Teens Girls Told to “Cover Up” at Bishop Watterson High School Homecoming


Bishop Watterson High School

Alexandra Hine

On October 12th, Bishop Watterson High School had its fall homecoming. What should have been a fun night for many young students who were dressed to impress, became one of shame, disappointment, and anger, all stemming from dress code standards.

A variety of female homecoming attendees were asked to “cover up” with extra-large t-shirts or sweatpants. 

If they did not comply, they would not be allowed into the dance. One student, in particular, took to  Twitter in order to elaborate on the ordeal. Many other students agreed with her outrage as she explained that what happened was “morally wrong.” 

“I know I go to a Catholic school, but turning away around half of the girls is not okay. We just want to dance, not be sexualized.” In the video, many pictures of the girls who were turned away were shown in oversized t-shirts posing in groups together. The Watterson student spoke over these images and explained the situation better. 

According to a former Bishop Watterson student who wishes to remain anonymous, strict dress codes are nothing new.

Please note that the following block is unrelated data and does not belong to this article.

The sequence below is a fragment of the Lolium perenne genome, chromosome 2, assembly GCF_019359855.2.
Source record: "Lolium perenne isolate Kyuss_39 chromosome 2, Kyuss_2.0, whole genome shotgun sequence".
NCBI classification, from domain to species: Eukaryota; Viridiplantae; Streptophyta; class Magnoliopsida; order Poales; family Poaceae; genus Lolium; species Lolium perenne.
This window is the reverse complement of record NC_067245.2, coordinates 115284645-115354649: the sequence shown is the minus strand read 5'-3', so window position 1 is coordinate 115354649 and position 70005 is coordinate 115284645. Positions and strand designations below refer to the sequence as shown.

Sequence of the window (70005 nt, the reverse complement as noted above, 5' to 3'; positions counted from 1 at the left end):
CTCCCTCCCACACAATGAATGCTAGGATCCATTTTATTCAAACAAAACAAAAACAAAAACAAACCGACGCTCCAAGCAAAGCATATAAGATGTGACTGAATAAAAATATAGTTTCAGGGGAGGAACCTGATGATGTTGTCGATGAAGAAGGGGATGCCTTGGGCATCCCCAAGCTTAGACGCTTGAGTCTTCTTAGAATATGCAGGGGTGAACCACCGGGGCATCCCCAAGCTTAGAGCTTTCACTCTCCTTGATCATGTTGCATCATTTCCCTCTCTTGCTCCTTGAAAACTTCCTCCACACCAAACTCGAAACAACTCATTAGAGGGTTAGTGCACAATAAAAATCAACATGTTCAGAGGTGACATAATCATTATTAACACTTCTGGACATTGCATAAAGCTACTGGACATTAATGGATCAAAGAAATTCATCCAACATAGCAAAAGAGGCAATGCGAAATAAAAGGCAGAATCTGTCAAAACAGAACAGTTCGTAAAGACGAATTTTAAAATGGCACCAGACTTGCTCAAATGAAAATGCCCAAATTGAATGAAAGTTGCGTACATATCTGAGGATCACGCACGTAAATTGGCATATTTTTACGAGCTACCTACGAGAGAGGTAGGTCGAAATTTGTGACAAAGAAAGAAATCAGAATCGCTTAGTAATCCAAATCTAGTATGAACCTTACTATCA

“At Watterson, if we had one of our buttons unbuttoned on our polo shirts we would get fined $10. If a jumper was at all above knee length, you would get fined…” 

Many students find it very unsettling and borderline body shaming to see young girls being forced to cover up. Despite being a Catholic, private school with guidelines, a point of interest lies in the fact that, while many dresses were similar, not everyone was referred for a dress code violation. 

It stands out today when young girls are told that their bodies are distractions to others. Does this change just because a school is religious and private? Should students be fined for minor clothing mistakes and taken away from their education, or school activities? These are the questions that come to mind when we take a closer look at this situation and how negatively it hurt the young women involved. Many students who experienced this first-hand, and called it out publically do not want to disrespect anyone. They just want change. 

“I am not saying the school didn’t have the right to do this because they did” Said the first student on Twitter. “I am saying that this is not morally right. I am making this video in hopes of change, and also to say that everyone looked beautiful (last night) regardless of if they were allowed in or not.”